Michael, perhaps you could help me finish my book? You make me giggle. *See #1.

    • Well hello, Gwen.

      It’s lovely to know that one is loved, stalkily or otherwise. Thank you.

      And I probably would have befriended you, too, based solely upon your bouillabaisse knowledge.

      Now, as for helping you on your book… I think one must help one’s self before helping others. It’s like putting on your own oxygen mask before assisting your neighbor.

      Cheers,

      Michael

  76. Lu Procopio says:

    Estava pesquisando a respeito de origens gregas e sobre me nome de familia.Assim encontrei o seu site.

  77. Mary says:

    How I got here? I was craving galaktoboureko and was looking for a recipe of all places on Pinterest. I have also been looking for a good halva recipe. I’m Greek, was born in Egypt, lived in Greece until I was 12, lived in the midwest (Indiana) until I was 20, back to Greece until I was …..50+ and now I’m back in Indiana….I am not a blogger or chef or highly educated. I like to cook for my family, with out an apron to protect …anything. I collect recipes that I may never make. I love taking pictures that some say I’m good at. My brother is an artist in SF, he got my dads talent, I got his, my dad’s critisism and become nothing cause he said that’s all I was good at. My late husband didn’t like my cooking or cared to try new things , he was Greek, my new husband loves my cooking and I like his chicken and noodles. We are trying to start a fudge business (yummy peanut butter fudge) and he likes to say that I married him for his fudge. I hope you were bored enough to read about me. I enjoyed reading about you and I’m surprised that you dared to ask “about me”…. You should be careful of what you ask, you haven’t learned your lesson? BTW…when I was around 5 and had a tummy ache, my dear grandmother would give me half a shot glass of brandy!! Every so often I pretended to have a tummy ache so she would give me some of that warm golden drink that warmed me from the inside out!! I wont drink whiskey /bourbon or Campari anything else goes!! Thank you for giving me the opportunity to bore you and a good recipe I will try as soon as I get some fyllo!!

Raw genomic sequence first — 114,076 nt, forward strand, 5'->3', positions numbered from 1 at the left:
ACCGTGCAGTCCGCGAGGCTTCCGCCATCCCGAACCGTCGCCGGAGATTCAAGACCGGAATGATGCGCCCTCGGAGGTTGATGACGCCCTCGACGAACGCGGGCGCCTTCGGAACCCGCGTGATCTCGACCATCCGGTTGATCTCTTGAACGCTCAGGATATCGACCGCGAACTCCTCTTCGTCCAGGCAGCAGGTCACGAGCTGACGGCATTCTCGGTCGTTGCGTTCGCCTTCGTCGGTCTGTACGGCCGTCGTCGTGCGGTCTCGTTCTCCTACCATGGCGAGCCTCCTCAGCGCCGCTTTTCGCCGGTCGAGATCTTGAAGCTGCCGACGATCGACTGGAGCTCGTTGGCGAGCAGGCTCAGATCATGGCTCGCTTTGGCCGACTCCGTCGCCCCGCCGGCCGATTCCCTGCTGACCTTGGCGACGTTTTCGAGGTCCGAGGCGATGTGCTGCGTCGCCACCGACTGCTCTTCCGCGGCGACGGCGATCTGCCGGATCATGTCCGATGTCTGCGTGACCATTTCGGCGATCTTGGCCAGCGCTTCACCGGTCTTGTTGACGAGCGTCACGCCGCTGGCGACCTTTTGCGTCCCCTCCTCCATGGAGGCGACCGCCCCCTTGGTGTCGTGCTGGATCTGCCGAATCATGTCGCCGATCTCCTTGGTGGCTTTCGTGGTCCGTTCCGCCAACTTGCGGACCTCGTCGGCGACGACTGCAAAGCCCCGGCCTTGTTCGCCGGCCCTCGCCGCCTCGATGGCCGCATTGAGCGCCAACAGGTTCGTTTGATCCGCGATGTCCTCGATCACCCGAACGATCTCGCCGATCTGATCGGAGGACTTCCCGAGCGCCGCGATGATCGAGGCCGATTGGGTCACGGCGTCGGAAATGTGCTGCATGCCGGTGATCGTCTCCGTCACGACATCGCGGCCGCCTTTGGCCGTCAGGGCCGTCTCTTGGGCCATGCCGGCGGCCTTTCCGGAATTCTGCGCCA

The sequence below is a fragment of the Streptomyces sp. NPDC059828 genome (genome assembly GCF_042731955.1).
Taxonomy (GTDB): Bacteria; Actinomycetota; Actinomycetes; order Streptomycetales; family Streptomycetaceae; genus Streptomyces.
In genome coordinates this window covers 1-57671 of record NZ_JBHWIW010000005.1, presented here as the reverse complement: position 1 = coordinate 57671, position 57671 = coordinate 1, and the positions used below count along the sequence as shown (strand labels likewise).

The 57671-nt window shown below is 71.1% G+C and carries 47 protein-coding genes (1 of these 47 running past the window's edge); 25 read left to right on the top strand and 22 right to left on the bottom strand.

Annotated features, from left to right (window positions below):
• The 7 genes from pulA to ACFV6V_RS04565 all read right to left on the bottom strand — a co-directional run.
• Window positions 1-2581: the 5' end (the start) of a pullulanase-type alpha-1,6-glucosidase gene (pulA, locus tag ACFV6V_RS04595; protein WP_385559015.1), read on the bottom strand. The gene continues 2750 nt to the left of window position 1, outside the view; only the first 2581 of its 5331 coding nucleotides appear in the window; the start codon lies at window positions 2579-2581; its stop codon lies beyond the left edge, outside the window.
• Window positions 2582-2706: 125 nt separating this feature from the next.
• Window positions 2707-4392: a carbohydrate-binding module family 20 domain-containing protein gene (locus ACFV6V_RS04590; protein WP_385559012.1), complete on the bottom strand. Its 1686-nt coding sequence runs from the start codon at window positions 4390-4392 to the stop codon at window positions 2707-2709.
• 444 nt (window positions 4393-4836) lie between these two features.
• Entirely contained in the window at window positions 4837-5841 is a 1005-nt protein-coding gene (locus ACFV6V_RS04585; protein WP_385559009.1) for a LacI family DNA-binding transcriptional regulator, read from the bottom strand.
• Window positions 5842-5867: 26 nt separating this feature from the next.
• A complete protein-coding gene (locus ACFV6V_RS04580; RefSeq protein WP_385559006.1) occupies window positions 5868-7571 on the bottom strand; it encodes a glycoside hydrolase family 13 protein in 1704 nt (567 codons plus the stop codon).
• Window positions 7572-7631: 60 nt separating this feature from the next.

78. Warmth, intelligence, humor. All I want in a blog. I started a blog about tea, in my mother’s memory. I want to learn more about…everything. Tea, anyone?

  79. Actually I was looking for advice on how to be a good server. I found your blog and so much more!

  80. Sue says:

    Just found you on this Groundhog Day like sofa king cold morning, during a lull at the medical clinic, after reading your feature in Best Food Writing 2013-Hortotiropita and the Five Stages of Restaurant Grief. (ya, I’m grieving Harold Ramis big time) You had me doing something unexpectedly while reading that I have literally not done in many many years. Actually laugh, gafaw, outloud-for real, and remember here again, I’m at work. Serious business here, being a family doctor and all. But what can you do when you’re stuck out on the frozen prarie of Iowa, day after day and no one can get in except the staff. Even two of those have been taken down by the ice, one with a broken arm and just this week the office manager slipped and dislocated her shoulder, and received some dilaudid to bring home with her-won’t be back in until who knows.

    Anyway, here goes my story, first born of four, only daughter to a Marine then career Coast Guardsman and his very unprepared wife. (I am the product of 1960, that being the year that my mother was taught in Catholic school that the world would end according to the prophecy of Our Lady of Fatima) Mom figured she would get married and have a child before the end of the world at the tender age of eighteen. Of course 1960 came and went and the Pope would not reveal what was written in those prophecies not be read until 1960…I know, who makes up this shit?, imagine how I feel?…so mom was left stuck with actually having to raise a kid and then 3 more that came in less than that many years. She always said she hated cooking, but everyday she made delicous breakfasts, and packed school lunches, because school lunch made me puke, and plenty of dinner every night. Nothing fancy and mostly featured hamburg in one way or another, patties with gravy, loose, meat sauce for spaghetti, on a bun with peppers and onions, american chop suey, it was all pretty gross, but we didn’t know any better!! Fridays were clam chowder day, very basic ingredients, so on and so forth.